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To be annoyed with my dss (12) for "treating the house like a hotel"?

(29 Posts)
BitOfFun Sat 30-Aug-08 15:26:31

Ridiculous I know, but I find myself thinking of this phrase now, and I thought it was just for OLD people!

My DP's son stays over (houses only 5 mins apart) 2 or 3 nights a week. Sometimes he comes after tea, sometimes before, but as long as I know which then I don't mind. What I DO mind is him rocking up at eight or so after we've all eaten and saying he's hungry because he's been playing out with his mates and missed a meal. He never answers or even takes out his mobile phone (grr), and doesn't seem to think of letting us or his mum know what he's up to.

I hate feeling like a short-order chef, and even though my DP happily goes off to make him something, I can't help but feel irritated - he's getting treated like a slave, but he doesn't seem to mind...If dss said something like "Can I make myself some cheese on toast?" it wouldn't bother me at all - it's the expectation of being waited on that really rankles.

I find myself thinking things like "What did your last slave die of?" and "You've got legs haven't you, so use 'em!"

So AIBU, or have I really turned into a middle-aged fart?

FluffyMummy123 Sat 30-Aug-08 15:27:30

Message withdrawn

hecate Sat 30-Aug-08 15:28:49

No, you are not unreasonable. Every old fart thinks like this, it's normal.

He is 12. Every 12 yr old acts like this, it's normal.

My mum used to yell "For crying out loud, are you in or are you out?" and I thought she was mean. Guess who's yelling it now? blush grin

Freckle Sat 30-Aug-08 15:29:07

When he rocks up starving and wants something to eat, just point him in the direction of the breadbin and toaster. He'll soon get the hint.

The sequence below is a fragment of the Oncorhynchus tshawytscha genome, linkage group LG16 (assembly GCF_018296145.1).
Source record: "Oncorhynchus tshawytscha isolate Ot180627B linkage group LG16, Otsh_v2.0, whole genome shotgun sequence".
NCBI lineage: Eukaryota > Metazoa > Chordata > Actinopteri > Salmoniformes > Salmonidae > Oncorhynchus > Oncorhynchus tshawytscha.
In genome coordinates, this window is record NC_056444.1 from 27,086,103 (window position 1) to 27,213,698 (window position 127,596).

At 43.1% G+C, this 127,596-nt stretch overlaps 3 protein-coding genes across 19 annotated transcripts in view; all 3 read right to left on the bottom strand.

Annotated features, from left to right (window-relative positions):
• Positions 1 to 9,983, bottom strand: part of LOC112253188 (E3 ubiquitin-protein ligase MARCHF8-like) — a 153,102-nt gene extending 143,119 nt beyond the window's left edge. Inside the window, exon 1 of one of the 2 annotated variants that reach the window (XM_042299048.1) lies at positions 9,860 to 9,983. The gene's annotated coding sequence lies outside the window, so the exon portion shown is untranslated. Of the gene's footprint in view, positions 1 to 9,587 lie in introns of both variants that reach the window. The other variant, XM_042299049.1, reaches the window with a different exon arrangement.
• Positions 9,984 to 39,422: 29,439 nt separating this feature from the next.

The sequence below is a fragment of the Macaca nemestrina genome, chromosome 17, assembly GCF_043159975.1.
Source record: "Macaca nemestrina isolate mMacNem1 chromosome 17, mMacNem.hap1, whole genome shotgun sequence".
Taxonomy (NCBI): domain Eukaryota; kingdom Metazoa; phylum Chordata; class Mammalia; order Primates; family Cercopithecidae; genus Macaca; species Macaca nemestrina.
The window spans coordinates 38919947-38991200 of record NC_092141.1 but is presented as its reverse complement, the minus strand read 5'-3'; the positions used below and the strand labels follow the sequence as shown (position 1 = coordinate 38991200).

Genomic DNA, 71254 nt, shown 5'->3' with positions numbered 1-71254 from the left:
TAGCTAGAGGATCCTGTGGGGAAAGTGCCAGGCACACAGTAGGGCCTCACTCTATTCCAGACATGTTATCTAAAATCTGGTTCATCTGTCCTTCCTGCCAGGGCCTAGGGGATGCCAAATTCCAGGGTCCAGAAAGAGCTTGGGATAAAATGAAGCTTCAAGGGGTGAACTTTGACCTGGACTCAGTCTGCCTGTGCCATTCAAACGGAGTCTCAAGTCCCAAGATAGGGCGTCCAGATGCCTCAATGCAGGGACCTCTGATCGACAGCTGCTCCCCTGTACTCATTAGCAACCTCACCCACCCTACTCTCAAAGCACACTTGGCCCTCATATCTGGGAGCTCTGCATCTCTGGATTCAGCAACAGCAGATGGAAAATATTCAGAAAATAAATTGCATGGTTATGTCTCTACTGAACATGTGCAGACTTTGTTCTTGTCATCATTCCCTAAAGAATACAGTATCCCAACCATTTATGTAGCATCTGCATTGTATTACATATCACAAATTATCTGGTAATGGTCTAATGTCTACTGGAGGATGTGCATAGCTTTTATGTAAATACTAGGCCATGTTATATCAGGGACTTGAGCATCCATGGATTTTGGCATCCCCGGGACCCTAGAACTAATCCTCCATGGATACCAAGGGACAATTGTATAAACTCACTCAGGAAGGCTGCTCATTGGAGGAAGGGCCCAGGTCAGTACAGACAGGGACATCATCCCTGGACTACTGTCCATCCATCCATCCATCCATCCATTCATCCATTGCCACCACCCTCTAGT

Beetroot Sat 30-Aug-08 15:30:31

I think you let him know what time tea is and if he coming toyour he has to be in for then or no tea.

and at 12 why is he allowed to be turning up at 8 without you know ing a where he is, b when he is returning?

Beetroot Sat 30-Aug-08 15:31:20

every 12 year old does not just turn up at 8pm - my kids have rules - I know when they wil be in and where they are

juuule Sat 30-Aug-08 15:33:14

It's what they do.

No harm in suggesting to dss that he makes himself some cheese and toast or whatever but if your dp doesn't mind making him something then it's not really a problem is it?
If you don't want your dp to make him something that's the problem and you need to speak to your dp about that not silently seethe at dss.

Beetroot Sat 30-Aug-08 15:34:35

sorry but it is not waht they do!
eating at all hours - yes
turningup at 8 - no

wabbit Sat 30-Aug-08 15:34:43

What he appears to need are boundaries. Sounds like nobody's told him what the rules are and he's only five mins from his Mum and five Mins from his Dad when he's playing out.

He's not the one making the rules up... The adults in his life need to guide him so he's not playing out 'til 8pm without having had a meal.

Your not unreasonable in minding - what is unreasonable is expecting HIM to know better

BitOfFun Sat 30-Aug-08 15:35:29

Thanks for the feedback guys (lol@ Hecate)

I think 12 is ok myself for playing out with your frinds in the park or at your friends' houses, but I see your point Beetroot. The thing is, if his mum or dad are ok with him having that level of independence, I don't see that I can undermine that. Although I do think my DP is far too soft, but that is another story! I don't want to argue with him about it though, it's just a difference in approach, I guess...

BitOfFun Sat 30-Aug-08 15:37:06

Hmm, read some more there after I wrote the last post - you are right wabbit and juule, something for me to think about!

juuule Sat 30-Aug-08 15:38:24

Maybe just mine then

Beetroot Sat 30-Aug-08 15:39:30

I certainly think you have a tea time and after that he makes toast

Beetroot Sat 30-Aug-08 15:40:01

However, i do think he has to be told he comesinfor tea at a certain time - even if he goes back out again

Freckle Sat 30-Aug-08 15:40:56

On the days when he is turning up late, are you expecting him? If yes, then tell him when you are eating and that, if he turns up after that time, he'll be expected to get something for himself. If no, is his mum expecting him in for a meal? In which case, won't she be pissed off that he's eaten at yours when she has a meal ready?